DNA Sequencing gives much information with no need for more steps like digestion with enzymes or analysis of the given data. With the help of a universal primer bands can be obtained for different animal species after PCR amplification that could help their differentiation (Kocher et al., 1989). The most appropriate mitochondrial genes used for species identification using sequencing technology are cyt b, 12S and 16S rRNA genes could give a considerable amount of mutations and there are also many information found on data bases concerning their sequences (Karlsson and Holmlund, 2007).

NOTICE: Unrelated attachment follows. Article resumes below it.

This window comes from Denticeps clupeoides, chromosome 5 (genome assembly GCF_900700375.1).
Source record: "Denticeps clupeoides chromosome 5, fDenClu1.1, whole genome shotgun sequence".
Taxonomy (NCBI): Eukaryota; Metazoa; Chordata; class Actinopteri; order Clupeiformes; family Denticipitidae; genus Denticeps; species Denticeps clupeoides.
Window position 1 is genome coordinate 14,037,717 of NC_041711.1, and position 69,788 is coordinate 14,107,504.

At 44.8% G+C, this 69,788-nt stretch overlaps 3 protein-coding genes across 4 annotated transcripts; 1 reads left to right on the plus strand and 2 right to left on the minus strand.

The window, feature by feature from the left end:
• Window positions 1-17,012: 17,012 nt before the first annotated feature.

The cyt b gene has been completely partially or sequenced for identification of numerous different species of birds, mammals (Bravi et al., 2004; Andrzej and Kamila, 2005), fishes, amphibian and reptiles (Chow et al., 1993; Ram et al., 1996; Quinterio et al., 1998; Lindstrom, 1999; Parson et al., 2000) and also some invertebrates (Lee et al., 2009). In addition, Chikuni et al. (1994); Matsunaga et al. (1998); La Neve et al. (2008) used cyt b gene sequence to identify of meats and meat products of red deer, roe deer, song thrush, pyrenean ibex, chamois, quail and sparrow.